ABA FRET sensor engineering

Generation of high sensitivity FRET sensors is inherently empirical and requires multi-parameter optimization (affinity, brightness, dynamic range, etc) (Okumoto, 2012). Selection of the sensory domain is a critical step for designing FRET sensors, as it determines affinity and specificity. To generate FRET sensors for ABA, potential ABA sensory domains (PAS) were selected from members of ABA co-receptor complexes; specifically, nine members of the PYR/PYL/RCAR family of ABA receptors and three members of the PP2CA sub-family of ABA co-receptor phosphatases from Arabidopsis (Table 1, Supplementary file 1). We generated two types of sensors: single domain sensors in which either a PYR/PYL/RCAR or PP2CA polypeptide alone (sPAS) is sandwiched between two fluorescent proteins, or double domain sensors, in which a PYL/PYR/RCAR fused via a linker to a PP2CA (dPAS) is sandwiched between two fluorescent proteins (Figure 1A). To cover a large test space of ABA sensory domains, we engineered sensor constructs using >50 sPAS and dPAS variants sandwiched between a fluorescent protein FRET pair (i.e., multiple PAS Entry clones were recombined with a single destination vector (Figure 1—figure supplement 1).

Table 1.

Guide to sensor component variants used for screening (for details see Supplementary file 1).

DOI: http://dx.doi.org/10.7554/eLife.01741.003

Destination vector N-termGateway sitedPAS Entry cloneGateway siteDestination vector C-term
pDR FLIPFRET acceptorN-term LinkerdPAS N-termdPAS LinkerdPAS C-termC-term LinkerFRET donor
30Aphrodite.t9attB1 invariantHAB1 · ABI1aid · ABI1cd · PYR1 · PYL1 · PYL4 · PYL5 · PYL6 · PYL7 · PYL8 · PYL9 · PYL10L12 Flexible · L52 Spring · L65 Flexible · L71 α-helix · L118 Spring & α-helixHAB1 · ABI1aid · ABI1cd · PYR1 · PYL1 · PYL4 · PYL5 · PYL6 · PYL7 · PYL8 · PYL9 · PYL10attB2 invariantmCerulean
  • Abbreviations: t7, t9: 7 or 9 amino acid terminal truncations; aid: ABA interaction domain; cd: catalytic domain; ed, m: enhanced dimerization or monomeric variant

In parallel, we created an array of sensor constructs using a subset of the PAS domains combined with a wide spectrum of different fluorescent protein FRET pairs (Table 1; Figure 1A). Use of different fluorescent proteins can have large effects on the brightness and ligand-induced FRET changes of a biosensor (e.g. YFP vs improved variant Aphrodite (Deuschle et al., 2006). Wild-type fluorescent proteins can form dimers or multimers, and mutations along the dimerization interface of the proteins can reduce (e.g., monomeric GFP, mGFP, Zacharias et al., 2002) or promote dimerization (enhanced dimerization (ed) fluorescent protein variants). Enhanced dimerization variants have successfully been used for improved sensor design (e.g., Vinkenborg et al., 2007, 2009). To allow for testing a large combinatorial space of sensory domains and FRET pairs, we engineered a destination vector series encoding 10 different fluorescent protein FRET pairs (Table 1). Fluorescent protein variants included brightness variants and dimerization variants, as well as N- or C- terminal truncation variants ((indicated as t7 or t9 for truncation of 7 or 9 amino acids), Table 1, Supplementary file 1). Initial experiments, in which constructs were expressed in Escherichia coli and yeast, were unsuccessful, most likely due to proteolysis of the fusion proteins, as evidenced by maintenance of fluorescence but loss of FRET during cell lysis (Figure 2). Proteolysis appeared specific to PAS domain sensors and was not observed for other FRET sensors (Fehr et al., 2002, 2003; Lager et al., 2003; Okumoto et al., 2005; Gu et al., 2006; Lager et al., 2006). Sensory domain proteolysis was circumvented by using a protease-deficient yeast strain (strain BJ5465 lacking Pep4 and Prb1, Figure 2) for expression and purification.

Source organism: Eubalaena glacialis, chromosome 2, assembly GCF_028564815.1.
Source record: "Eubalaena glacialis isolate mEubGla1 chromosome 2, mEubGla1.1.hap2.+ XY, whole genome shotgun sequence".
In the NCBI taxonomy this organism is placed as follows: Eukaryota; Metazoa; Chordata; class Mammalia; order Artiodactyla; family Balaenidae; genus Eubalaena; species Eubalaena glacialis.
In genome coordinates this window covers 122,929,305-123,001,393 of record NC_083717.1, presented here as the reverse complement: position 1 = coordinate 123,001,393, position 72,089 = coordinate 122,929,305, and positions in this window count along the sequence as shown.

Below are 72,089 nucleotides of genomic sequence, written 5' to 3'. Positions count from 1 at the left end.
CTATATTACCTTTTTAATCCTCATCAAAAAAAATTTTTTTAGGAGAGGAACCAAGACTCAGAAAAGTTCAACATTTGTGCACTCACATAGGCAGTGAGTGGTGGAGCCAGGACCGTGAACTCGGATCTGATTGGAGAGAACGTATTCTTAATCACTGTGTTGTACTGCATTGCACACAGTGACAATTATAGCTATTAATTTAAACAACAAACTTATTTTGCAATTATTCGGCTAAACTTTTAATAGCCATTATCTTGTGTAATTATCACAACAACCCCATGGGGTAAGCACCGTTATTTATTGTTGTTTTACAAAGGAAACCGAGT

Figure 2.
Download figureOpen in new tabFigure 2. Fluorescence emission spectra of two sensors and individual fluorescent proteins expressed in yeast strain 23344C and protease deficient yeast strain BJ5465 (excitation wavelength = 428 nm).

Proteins were analyzed in washed cells and in the supernatant or pellet of cell lysates.